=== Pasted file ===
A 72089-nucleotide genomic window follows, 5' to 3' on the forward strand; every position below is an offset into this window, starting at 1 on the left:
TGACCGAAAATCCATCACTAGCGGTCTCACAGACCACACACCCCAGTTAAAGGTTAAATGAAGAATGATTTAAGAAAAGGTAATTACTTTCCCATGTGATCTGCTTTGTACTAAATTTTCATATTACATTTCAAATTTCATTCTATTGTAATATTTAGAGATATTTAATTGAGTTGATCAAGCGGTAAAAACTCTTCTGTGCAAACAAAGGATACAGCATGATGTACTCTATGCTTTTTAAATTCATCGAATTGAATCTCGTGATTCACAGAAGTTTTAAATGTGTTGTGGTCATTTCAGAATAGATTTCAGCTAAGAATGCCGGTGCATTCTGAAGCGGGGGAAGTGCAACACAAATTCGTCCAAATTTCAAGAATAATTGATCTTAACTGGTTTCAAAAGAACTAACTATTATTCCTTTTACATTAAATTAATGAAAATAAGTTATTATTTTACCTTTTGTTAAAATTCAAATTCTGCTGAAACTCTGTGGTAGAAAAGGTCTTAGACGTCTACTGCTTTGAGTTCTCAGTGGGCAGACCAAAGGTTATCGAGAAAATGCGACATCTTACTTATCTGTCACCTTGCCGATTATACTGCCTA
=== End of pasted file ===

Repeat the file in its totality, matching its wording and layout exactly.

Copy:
A 72089-nucleotide genomic window follows, 5' to 3' on the forward strand; every position below is an offset into this window, starting at 1 on the left:
TGACCGAAAATCCATCACTAGCGGTCTCACAGACCACACACCCCAGTTAAAGGTTAAATGAAGAATGATTTAAGAAAAGGTAATTACTTTCCCATGTGATCTGCTTTGTACTAAATTTTCATATTACATTTCAAATTTCATTCTATTGTAATATTTAGAGATATTTAATTGAGTTGATCAAGCGGTAAAAACTCTTCTGTGCAAACAAAGGATACAGCATGATGTACTCTATGCTTTTTAAATTCATCGAATTGAATCTCGTGATTCACAGAAGTTTTAAATGTGTTGTGGTCATTTCAGAATAGATTTCAGCTAAGAATGCCGGTGCATTCTGAAGCGGGGGAAGTGCAACACAAATTCGTCCAAATTTCAAGAATAATTGATCTTAACTGGTTTCAAAAGAACTAACTATTATTCCTTTTACATTAAATTAATGAAAATAAGTTATTATTTTACCTTTTGTTAAAATTCAAATTCTGCTGAAACTCTGTGGTAGAAAAGGTCTTAGACGTCTACTGCTTTGAGTTCTCAGTGGGCAGACCAAAGGTTATCGAGAAAATGCGACATCTTACTTATCTGTCACCTTGCCGATTATACTGCCTA